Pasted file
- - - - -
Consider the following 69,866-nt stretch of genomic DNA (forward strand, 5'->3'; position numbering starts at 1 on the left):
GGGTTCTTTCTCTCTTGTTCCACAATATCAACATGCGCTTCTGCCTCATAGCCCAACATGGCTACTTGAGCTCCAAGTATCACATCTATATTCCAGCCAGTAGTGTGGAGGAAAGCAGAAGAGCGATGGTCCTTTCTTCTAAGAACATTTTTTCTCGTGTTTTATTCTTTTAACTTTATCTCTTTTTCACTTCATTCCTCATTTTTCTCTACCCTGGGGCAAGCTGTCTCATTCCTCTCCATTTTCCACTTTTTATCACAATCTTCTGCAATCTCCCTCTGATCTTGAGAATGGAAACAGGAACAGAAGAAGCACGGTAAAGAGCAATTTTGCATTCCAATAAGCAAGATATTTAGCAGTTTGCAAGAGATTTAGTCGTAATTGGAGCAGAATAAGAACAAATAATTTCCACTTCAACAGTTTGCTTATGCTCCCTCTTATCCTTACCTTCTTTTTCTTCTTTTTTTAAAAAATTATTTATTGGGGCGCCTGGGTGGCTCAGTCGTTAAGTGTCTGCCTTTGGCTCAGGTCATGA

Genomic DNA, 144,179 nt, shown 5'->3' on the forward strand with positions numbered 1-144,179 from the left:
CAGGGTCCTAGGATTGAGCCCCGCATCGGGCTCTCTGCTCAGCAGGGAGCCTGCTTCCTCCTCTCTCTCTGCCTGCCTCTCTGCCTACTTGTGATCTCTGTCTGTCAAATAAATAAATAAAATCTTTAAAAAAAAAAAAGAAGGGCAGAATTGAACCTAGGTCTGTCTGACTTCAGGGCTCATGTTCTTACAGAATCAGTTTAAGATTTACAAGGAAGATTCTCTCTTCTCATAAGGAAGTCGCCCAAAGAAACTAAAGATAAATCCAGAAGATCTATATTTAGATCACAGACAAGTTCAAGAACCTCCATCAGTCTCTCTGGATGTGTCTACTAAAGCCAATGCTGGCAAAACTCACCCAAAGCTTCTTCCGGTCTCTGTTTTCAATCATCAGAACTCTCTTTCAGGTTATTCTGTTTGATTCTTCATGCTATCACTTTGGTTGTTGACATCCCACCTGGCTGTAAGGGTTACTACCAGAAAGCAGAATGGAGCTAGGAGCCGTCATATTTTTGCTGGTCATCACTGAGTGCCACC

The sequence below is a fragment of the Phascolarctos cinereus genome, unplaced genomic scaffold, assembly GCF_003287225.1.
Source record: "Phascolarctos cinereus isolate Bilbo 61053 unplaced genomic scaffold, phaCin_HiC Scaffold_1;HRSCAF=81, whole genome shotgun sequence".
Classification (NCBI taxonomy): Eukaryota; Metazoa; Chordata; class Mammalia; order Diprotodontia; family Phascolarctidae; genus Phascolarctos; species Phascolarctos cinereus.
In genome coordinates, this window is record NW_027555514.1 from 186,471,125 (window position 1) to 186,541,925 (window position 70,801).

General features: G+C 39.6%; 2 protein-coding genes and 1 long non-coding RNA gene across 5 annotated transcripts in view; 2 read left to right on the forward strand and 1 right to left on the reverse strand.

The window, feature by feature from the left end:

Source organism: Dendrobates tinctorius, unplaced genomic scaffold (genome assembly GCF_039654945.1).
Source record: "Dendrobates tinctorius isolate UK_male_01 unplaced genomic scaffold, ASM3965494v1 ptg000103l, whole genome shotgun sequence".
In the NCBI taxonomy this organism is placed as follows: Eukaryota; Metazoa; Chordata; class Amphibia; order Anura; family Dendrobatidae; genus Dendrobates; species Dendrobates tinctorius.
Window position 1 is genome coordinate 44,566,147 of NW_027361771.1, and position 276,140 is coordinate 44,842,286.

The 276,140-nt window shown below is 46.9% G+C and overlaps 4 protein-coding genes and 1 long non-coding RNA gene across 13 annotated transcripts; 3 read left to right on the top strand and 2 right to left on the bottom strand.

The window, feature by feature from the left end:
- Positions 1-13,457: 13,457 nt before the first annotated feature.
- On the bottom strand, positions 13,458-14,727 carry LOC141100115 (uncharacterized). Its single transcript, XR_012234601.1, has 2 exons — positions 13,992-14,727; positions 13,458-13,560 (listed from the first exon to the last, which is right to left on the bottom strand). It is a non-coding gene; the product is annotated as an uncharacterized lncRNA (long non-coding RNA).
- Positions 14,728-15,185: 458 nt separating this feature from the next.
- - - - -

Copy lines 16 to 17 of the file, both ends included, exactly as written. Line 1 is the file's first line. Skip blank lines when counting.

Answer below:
The window, feature by feature from the left end:
- Positions 1-13,457: 13,457 nt before the first annotated feature.